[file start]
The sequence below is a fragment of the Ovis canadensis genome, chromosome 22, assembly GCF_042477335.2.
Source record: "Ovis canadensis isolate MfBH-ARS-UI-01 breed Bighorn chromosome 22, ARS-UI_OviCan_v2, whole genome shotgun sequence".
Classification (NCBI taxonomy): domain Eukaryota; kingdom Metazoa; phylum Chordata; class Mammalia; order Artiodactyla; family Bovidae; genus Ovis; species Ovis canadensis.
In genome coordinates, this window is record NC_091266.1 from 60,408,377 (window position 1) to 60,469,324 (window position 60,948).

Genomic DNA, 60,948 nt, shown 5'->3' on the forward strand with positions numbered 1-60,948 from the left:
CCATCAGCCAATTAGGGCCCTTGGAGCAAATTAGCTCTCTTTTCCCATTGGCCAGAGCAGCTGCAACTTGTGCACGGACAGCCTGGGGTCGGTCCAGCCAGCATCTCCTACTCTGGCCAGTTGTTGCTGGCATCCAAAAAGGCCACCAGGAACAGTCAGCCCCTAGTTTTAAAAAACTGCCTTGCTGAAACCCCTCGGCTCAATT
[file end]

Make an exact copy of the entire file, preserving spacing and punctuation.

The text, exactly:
The sequence below is a fragment of the Ovis canadensis genome, chromosome 22, assembly GCF_042477335.2.
Source record: "Ovis canadensis isolate MfBH-ARS-UI-01 breed Bighorn chromosome 22, ARS-UI_OviCan_v2, whole genome shotgun sequence".
Classification (NCBI taxonomy): domain Eukaryota; kingdom Metazoa; phylum Chordata; class Mammalia; order Artiodactyla; family Bovidae; genus Ovis; species Ovis canadensis.
In genome coordinates, this window is record NC_091266.1 from 60,408,377 (window position 1) to 60,469,324 (window position 60,948).

Genomic DNA, 60,948 nt, shown 5'->3' on the forward strand with positions numbered 1-60,948 from the left:
CCATCAGCCAATTAGGGCCCTTGGAGCAAATTAGCTCTCTTTTCCCATTGGCCAGAGCAGCTGCAACTTGTGCACGGACAGCCTGGGGTCGGTCCAGCCAGCATCTCCTACTCTGGCCAGTTGTTGCTGGCATCCAAAAAGGCCACCAGGAACAGTCAGCCCCTAGTTTTAAAAAACTGCCTTGCTGAAACCCCTCGGCTCAATT